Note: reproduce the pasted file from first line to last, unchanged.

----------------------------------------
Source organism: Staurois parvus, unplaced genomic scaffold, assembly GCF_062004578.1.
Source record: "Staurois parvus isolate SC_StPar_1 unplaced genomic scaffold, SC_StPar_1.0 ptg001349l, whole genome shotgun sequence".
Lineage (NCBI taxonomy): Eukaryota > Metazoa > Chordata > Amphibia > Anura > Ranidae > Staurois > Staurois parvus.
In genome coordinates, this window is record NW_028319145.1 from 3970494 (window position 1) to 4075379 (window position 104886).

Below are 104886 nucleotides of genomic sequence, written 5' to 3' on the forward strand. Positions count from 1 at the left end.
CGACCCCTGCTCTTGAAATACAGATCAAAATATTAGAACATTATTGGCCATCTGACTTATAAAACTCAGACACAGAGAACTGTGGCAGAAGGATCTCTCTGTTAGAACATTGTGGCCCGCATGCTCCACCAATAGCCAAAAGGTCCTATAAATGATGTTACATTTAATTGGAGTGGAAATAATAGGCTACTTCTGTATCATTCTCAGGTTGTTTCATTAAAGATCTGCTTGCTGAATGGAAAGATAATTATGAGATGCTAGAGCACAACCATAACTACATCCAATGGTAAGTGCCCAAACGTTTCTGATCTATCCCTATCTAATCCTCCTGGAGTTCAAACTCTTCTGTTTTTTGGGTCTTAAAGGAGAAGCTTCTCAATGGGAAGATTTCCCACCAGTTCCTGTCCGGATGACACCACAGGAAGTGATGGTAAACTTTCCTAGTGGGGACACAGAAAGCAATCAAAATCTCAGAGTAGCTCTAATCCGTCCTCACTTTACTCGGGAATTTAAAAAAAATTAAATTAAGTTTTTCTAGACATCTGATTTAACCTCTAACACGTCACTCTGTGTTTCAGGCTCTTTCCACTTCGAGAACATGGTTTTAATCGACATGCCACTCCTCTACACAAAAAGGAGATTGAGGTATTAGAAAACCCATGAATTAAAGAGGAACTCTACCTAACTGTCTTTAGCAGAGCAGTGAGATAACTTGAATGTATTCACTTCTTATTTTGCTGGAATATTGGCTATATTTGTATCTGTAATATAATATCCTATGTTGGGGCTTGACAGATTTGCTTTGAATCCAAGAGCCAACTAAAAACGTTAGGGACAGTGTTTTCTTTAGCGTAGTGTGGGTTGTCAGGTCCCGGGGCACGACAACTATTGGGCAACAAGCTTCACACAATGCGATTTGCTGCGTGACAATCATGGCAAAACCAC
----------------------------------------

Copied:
Source organism: Staurois parvus, unplaced genomic scaffold, assembly GCF_062004578.1.
Source record: "Staurois parvus isolate SC_StPar_1 unplaced genomic scaffold, SC_StPar_1.0 ptg001349l, whole genome shotgun sequence".
Lineage (NCBI taxonomy): Eukaryota > Metazoa > Chordata > Amphibia > Anura > Ranidae > Staurois > Staurois parvus.
In genome coordinates, this window is record NW_028319145.1 from 3970494 (window position 1) to 4075379 (window position 104886).

Below are 104886 nucleotides of genomic sequence, written 5' to 3' on the forward strand. Positions count from 1 at the left end.
CGACCCCTGCTCTTGAAATACAGATCAAAATATTAGAACATTATTGGCCATCTGACTTATAAAACTCAGACACAGAGAACTGTGGCAGAAGGATCTCTCTGTTAGAACATTGTGGCCCGCATGCTCCACCAATAGCCAAAAGGTCCTATAAATGATGTTACATTTAATTGGAGTGGAAATAATAGGCTACTTCTGTATCATTCTCAGGTTGTTTCATTAAAGATCTGCTTGCTGAATGGAAAGATAATTATGAGATGCTAGAGCACAACCATAACTACATCCAATGGTAAGTGCCCAAACGTTTCTGATCTATCCCTATCTAATCCTCCTGGAGTTCAAACTCTTCTGTTTTTTGGGTCTTAAAGGAGAAGCTTCTCAATGGGAAGATTTCCCACCAGTTCCTGTCCGGATGACACCACAGGAAGTGATGGTAAACTTTCCTAGTGGGGACACAGAAAGCAATCAAAATCTCAGAGTAGCTCTAATCCGTCCTCACTTTACTCGGGAATTTAAAAAAAATTAAATTAAGTTTTTCTAGACATCTGATTTAACCTCTAACACGTCACTCTGTGTTTCAGGCTCTTTCCACTTCGAGAACATGGTTTTAATCGACATGCCACTCCTCTACACAAAAAGGAGATTGAGGTATTAGAAAACCCATGAATTAAAGAGGAACTCTACCTAACTGTCTTTAGCAGAGCAGTGAGATAACTTGAATGTATTCACTTCTTATTTTGCTGGAATATTGGCTATATTTGTATCTGTAATATAATATCCTATGTTGGGGCTTGACAGATTTGCTTTGAATCCAAGAGCCAACTAAAAACGTTAGGGACAGTGTTTTCTTTAGCGTAGTGTGGGTTGTCAGGTCCCGGGGCACGACAACTATTGGGCAACAAGCTTCACACAATGCGATTTGCTGCGTGACAATCATGGCAAAACCAC